The weather is cold, which is really, really good for planting: plants grow roots when the soil is cool, and there’s much less danger of roots drying out. Any plant appropriate for our climate zone should do fine if planted now (just remember to water well). I am outdoors, with clients or in my own garden when I can snatch the time, all day this week and next.
Besides settling in new perennials, grasses, and shrubs, here are some other garden chores for the season:
— weed! This is the perfect time to rid your property of garlic mustard and to pull out tiny seedlings of annoying plants like English ivy and Norway maples (those are my particular annoyances; every property has some). Get them while they’re small.
— continue to direct sow seeds of early greens such as lettuce, spinach, arugula, mustard greens, and mesclun mix, plus peas and radishes. They’ll germinate and grow slowly at first, but with any luck you’ll have fresh salad greens in about 6 weeks. Sow a new crop every two weeks to ensure a continuous supply of spring greens until the weather heats up.
— If you started cold-season crops indoors, set them out in the garden now. Wait until late May to set out tender crops such as tomatoes, peppers, squash, and eggplant.
— clean up your perennial beds. Grab a handful of stalks hear the ground and gently bend them to break them off. Rake the detritus away and either compost it on site or, if you don’t have room for it, take it to your town’s compost center.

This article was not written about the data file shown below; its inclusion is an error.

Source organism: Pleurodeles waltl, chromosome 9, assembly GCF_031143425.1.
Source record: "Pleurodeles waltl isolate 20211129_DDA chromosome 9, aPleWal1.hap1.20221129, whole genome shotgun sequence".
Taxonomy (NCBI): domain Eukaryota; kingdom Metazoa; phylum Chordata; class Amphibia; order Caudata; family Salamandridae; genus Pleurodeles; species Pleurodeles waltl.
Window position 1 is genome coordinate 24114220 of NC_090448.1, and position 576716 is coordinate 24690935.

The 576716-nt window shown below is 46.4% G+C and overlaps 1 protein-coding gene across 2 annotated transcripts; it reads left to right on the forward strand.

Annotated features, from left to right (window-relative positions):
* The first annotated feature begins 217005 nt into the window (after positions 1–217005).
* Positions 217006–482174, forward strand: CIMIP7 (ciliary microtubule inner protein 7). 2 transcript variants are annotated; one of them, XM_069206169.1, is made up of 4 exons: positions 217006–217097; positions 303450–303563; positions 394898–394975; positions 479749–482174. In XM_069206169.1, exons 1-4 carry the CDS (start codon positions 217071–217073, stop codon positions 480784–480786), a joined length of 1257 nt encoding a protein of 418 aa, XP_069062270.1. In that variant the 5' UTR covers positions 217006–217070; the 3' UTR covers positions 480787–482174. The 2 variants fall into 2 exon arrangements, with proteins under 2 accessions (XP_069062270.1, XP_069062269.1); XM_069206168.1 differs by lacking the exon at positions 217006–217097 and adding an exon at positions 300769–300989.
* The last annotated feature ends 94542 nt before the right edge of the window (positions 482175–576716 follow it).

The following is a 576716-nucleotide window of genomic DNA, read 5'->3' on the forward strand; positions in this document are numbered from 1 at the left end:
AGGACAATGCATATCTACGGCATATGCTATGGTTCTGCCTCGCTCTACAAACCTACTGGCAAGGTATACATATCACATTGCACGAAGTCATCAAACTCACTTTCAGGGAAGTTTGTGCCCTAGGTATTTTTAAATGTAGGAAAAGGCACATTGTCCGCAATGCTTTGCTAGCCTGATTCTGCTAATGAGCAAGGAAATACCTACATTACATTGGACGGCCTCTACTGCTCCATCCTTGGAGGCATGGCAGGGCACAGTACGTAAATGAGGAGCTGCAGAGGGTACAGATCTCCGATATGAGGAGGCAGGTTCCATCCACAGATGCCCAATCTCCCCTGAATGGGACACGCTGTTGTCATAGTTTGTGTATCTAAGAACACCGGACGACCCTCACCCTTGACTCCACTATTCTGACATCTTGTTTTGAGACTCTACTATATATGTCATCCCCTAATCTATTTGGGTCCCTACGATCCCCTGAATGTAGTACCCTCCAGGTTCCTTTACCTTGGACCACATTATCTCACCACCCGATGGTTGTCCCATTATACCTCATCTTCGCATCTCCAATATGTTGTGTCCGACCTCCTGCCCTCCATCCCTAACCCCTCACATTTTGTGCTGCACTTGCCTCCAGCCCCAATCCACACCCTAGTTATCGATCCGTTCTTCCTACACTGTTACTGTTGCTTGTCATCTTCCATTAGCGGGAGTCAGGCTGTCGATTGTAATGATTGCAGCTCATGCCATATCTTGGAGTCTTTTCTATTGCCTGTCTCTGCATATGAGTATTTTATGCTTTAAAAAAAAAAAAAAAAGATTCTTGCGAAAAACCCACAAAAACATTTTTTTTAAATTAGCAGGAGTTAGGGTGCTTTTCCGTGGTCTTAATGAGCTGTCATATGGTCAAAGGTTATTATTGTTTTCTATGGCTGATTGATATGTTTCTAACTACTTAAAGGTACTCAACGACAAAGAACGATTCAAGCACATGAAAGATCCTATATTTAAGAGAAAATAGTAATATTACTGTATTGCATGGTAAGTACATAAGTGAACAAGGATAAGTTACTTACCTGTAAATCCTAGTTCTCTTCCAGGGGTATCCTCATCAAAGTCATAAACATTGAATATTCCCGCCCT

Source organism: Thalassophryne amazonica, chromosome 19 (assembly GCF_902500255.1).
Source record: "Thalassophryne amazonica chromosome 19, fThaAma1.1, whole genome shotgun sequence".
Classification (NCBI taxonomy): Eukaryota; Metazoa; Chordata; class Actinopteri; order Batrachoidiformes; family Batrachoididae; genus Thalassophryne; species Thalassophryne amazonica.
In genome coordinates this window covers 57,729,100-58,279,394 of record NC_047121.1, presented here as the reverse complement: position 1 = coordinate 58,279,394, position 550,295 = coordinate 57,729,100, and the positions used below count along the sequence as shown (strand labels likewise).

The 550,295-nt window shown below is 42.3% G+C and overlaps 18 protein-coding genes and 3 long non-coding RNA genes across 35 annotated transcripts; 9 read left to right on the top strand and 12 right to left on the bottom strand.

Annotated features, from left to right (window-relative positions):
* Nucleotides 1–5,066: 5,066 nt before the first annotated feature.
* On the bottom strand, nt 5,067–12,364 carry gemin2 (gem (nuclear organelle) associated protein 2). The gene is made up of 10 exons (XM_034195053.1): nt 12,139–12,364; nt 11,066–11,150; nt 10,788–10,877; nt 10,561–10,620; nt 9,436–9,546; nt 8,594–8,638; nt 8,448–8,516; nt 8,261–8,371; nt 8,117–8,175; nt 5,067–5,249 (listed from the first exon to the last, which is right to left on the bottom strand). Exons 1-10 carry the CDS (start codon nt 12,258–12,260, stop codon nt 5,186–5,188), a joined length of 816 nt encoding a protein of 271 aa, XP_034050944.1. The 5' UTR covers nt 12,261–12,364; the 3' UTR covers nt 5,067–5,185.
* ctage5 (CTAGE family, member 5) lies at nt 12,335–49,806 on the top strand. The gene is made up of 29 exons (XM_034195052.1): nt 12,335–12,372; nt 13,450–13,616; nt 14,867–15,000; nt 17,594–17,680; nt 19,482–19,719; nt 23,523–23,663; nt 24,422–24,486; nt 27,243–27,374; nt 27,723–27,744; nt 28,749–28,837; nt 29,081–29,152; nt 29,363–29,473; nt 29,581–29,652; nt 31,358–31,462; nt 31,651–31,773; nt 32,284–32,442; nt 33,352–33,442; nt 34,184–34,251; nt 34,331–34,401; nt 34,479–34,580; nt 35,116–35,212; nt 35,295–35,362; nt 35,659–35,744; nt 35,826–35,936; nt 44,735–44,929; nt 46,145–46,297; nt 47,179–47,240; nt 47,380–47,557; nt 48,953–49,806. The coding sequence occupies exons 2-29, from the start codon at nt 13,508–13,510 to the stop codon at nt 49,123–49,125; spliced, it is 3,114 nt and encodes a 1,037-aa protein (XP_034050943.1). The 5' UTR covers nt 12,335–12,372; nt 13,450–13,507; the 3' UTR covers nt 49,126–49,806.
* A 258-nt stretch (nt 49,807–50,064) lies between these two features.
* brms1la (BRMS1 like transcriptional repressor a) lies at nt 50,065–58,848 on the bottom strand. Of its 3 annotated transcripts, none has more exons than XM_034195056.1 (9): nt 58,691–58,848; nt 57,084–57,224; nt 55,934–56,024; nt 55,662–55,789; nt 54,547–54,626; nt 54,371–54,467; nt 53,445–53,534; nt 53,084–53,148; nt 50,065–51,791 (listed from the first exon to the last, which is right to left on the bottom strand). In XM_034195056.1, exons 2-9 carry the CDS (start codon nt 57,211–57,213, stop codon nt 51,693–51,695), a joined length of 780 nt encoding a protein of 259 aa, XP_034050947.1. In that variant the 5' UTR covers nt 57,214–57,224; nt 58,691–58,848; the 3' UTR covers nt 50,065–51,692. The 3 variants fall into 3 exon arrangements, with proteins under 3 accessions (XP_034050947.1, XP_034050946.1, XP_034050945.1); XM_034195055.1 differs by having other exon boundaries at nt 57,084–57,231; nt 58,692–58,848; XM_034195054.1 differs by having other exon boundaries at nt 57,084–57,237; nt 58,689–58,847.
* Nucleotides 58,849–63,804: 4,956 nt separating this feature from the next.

— evaluate the winter’s damage on your property. Don’t remove dead wood or broken branches unless they pose hazards to people or property, because they might be supplying food or shelter to winter-weary creatures, but see what needs doing. Do any areas need new mulch? Will your evergreens need spring pruning to remove winter damage? Do it as soon as new growth appears.
— it’s not too late to extend a garden bed or start a new one, and it’s always a great idea to eliminate some lawn: spread a 3-4 inch layer of cedar or hemlock bark mulch over the area now to kill the grass. You’ll be able to plant this season.
— monitor your garden for bird activity. Spring migrants are arriving and winter residents are very active at foraging and nest building. If you’re not seeing this, maybe your garden lacks winter food. There should still be perennial seeds, berries of less desirable plants, and leaf litter and dead wood for the birds to search for insects. If you’re not seeing birds, consider what you can do this season to attract them: for example, plant native perennials, stop pruning dead wood quite so aggressively, stop using pesticides.
— order your perennials and woody plants now to get the best selection. (Most local nurseries sell only a very few native species, so I rely on mail order and on specialty nurseries that are up to four hours away.)
— follow a sustainable lawn care regimen: wait until Memorial Day to fertilize. If you reseed bare areas, be sure to water often. Better still, if you have a place where grass won’t grow, plant something that will, like shade-loving native perennials.
— we got about three inches of badly needed rain this week, so no watering should be needed except for new plantings. Give all newly installed plants a good soaking as soon as you put them in the ground to settle them in and eliminate air pockets in the soil. Any week in which we receive less than an inch of rain, water all woody plants installed this spring or last season. Perennials planted last spring should be well-established, but those planted last fall and this spring will need supplemental watering during dry spells throughout this entire growing season. How do you know when we’ve received an inch of rain? I use a highly sophisticated rain gauge–an old yogurt container placed on the ground among the plants.
Cool weather is great for garden work, and it will make spring last longer! Enjoy it while it lasts.